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Song of a Captive Bird Summary
SuperSummary, a modern alternative to SparkNotes and CliffsNotes, offers high-quality study guides that feature detailed chapter summaries and analysis of major themes, characters, quotes, and essay topics. This one-page guide includes a plot summary and brief analysis of Song of a Captive Bird by Jasmin Darznik.
Song of a Captive Bird is a 2018 novel by Iranian-American author Jasmin Darznik. Based on the life of the influential Iranian film director and poet, Forough Farrokhzad, it presents a fictionalized version of her story through the eyes of the poet herself. The story encompasses Forough’s life from early childhood, through her illustrious career, and premature death. Forough speaks as if she is still alive, and only at the end of the novel announces that she has already experienced death. The suspension of this critical detail until the end invites her audience to interrogate why she has framed her life events in the way that she did, as well as think about what deep and ultimate meaning, if any, one can draw out of the turbulent mystery that is modern life.
The novel is broken up into three chapters. In the first, “I Feel Sorry for the Garden,” Forough recalls the major events of her childhood. She characterizes her young self as headstrong and inquisitive, constantly stretching the boundaries of social acceptability. When she first meets Parviz, the man who will become her husband, she sees the same traits in him. Parviz is a prolific author of poems and essays. While the two are falling in love, they meet frequently and in secret, disobeying the norms of their traditional Iranian society, which prioritizes arranged marriages.
Forough’s family eventually figures out that she is meeting Parviz. They take her to a clinic that subjects her to invasive tests to figure out if she has been sexually penetrated; during the test, after finding that she is a virgin, the clinicians accidentally break Forough’s hymen, rendering her a non-virgin in the eyes of traditional Iranian culture. Forough’s parents force her to marry Parviz. Though Forough wishes for a life where sex and love are not regulated, she still internalizes her status as a non-virgin. On the night she and Parviz marry, while having sex, she does not bleed, causing her to despair. Her deeply held negative self-belief about her uncleanliness prevents her from enjoying her marriage.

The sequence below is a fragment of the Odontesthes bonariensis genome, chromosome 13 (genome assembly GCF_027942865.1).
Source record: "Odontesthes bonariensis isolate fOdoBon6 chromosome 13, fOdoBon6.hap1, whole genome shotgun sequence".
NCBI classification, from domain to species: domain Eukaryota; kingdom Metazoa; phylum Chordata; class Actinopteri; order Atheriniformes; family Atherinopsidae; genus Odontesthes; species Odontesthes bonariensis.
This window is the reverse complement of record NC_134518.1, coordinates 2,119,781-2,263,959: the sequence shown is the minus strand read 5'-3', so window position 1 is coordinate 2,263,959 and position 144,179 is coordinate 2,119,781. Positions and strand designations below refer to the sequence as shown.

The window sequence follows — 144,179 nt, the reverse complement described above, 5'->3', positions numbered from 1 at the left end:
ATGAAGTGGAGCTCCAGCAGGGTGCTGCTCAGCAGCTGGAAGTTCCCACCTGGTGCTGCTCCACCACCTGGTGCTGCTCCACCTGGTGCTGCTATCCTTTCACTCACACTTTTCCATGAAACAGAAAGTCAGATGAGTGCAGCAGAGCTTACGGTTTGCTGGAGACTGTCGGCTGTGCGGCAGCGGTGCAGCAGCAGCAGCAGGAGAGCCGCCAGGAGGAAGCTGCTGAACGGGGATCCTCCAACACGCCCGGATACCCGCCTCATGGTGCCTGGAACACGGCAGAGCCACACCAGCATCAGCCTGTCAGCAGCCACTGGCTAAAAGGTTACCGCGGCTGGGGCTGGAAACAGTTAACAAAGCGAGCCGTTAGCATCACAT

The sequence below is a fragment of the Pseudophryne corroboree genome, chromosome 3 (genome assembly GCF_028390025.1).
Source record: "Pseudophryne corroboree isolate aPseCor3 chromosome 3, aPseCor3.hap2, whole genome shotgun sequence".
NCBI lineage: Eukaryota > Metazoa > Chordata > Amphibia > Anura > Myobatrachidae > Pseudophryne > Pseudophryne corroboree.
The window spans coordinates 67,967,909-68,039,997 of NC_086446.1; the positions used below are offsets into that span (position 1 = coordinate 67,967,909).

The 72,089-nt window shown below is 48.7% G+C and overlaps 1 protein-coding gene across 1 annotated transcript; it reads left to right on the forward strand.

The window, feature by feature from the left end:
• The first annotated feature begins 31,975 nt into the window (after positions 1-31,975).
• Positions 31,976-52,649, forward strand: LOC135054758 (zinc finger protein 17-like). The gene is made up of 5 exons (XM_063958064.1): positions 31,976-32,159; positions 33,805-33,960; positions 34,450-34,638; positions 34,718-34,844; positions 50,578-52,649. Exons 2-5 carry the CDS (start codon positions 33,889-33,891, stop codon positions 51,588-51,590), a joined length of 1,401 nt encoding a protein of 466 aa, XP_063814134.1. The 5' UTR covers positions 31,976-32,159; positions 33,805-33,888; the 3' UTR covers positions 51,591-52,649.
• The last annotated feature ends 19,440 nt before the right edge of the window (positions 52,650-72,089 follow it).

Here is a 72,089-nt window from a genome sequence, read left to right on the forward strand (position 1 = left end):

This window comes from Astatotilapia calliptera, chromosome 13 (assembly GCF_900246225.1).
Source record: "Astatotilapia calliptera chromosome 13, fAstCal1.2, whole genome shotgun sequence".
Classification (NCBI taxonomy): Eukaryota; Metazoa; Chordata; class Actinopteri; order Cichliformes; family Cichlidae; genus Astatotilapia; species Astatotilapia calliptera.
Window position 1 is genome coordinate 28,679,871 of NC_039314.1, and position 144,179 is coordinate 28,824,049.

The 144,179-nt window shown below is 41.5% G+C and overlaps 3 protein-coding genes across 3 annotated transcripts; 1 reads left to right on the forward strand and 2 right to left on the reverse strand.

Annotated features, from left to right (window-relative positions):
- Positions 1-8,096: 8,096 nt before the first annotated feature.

The second chapter, “Rebellion,” covers the decline and dissolution of Forough’s unhappy marriage with Parviz. They have a son, Kami, together, but motherhood fails to bring Forough its characteristic joy. She starts an affair with Nasser, an editor at a literary magazine. Her experiences of adultery inspire her to write several poems: one of them, which she titles “Sin,” relates directly to her sexual encounters with Nasser and her guilty lust for him. The poem marks the beginning of her professional career as a writer. Parviz responds with disgust to Forough’s dark material, and eventually, demands that she stop writing poems. Forough, in her typical spirit, refuses. Parviz and Forough’s father team up against Forough, sending her to a clinic where she undergoes unethical electroshock therapy meant to force her into submission. With the help of her friend, Leila, Forough escapes the clinic. She divorces Forough and finally feels a measure of freedom.
After her divorce, Forough doubles down on her passion for writing poetry and making art. She gets a job at the studios of Darius Golshiri, a well-known Iranian artist. The two quickly fall in love. They work together on a film project based on women’s rights violations and other atrocities in Iran. Forough becomes deeply involved in rebellious political movements, just as the Iranian government becomes more oppressive towards its people. Leila, also a rebel, is assassinated by the government, making Forough more outspoken than ever before. At the end of the novel, Forough relates that she was assassinated for her words. She speaks from beyond the grave in support of those who continue to uphold humanitarian values and exhorts her audience to remain hopeful.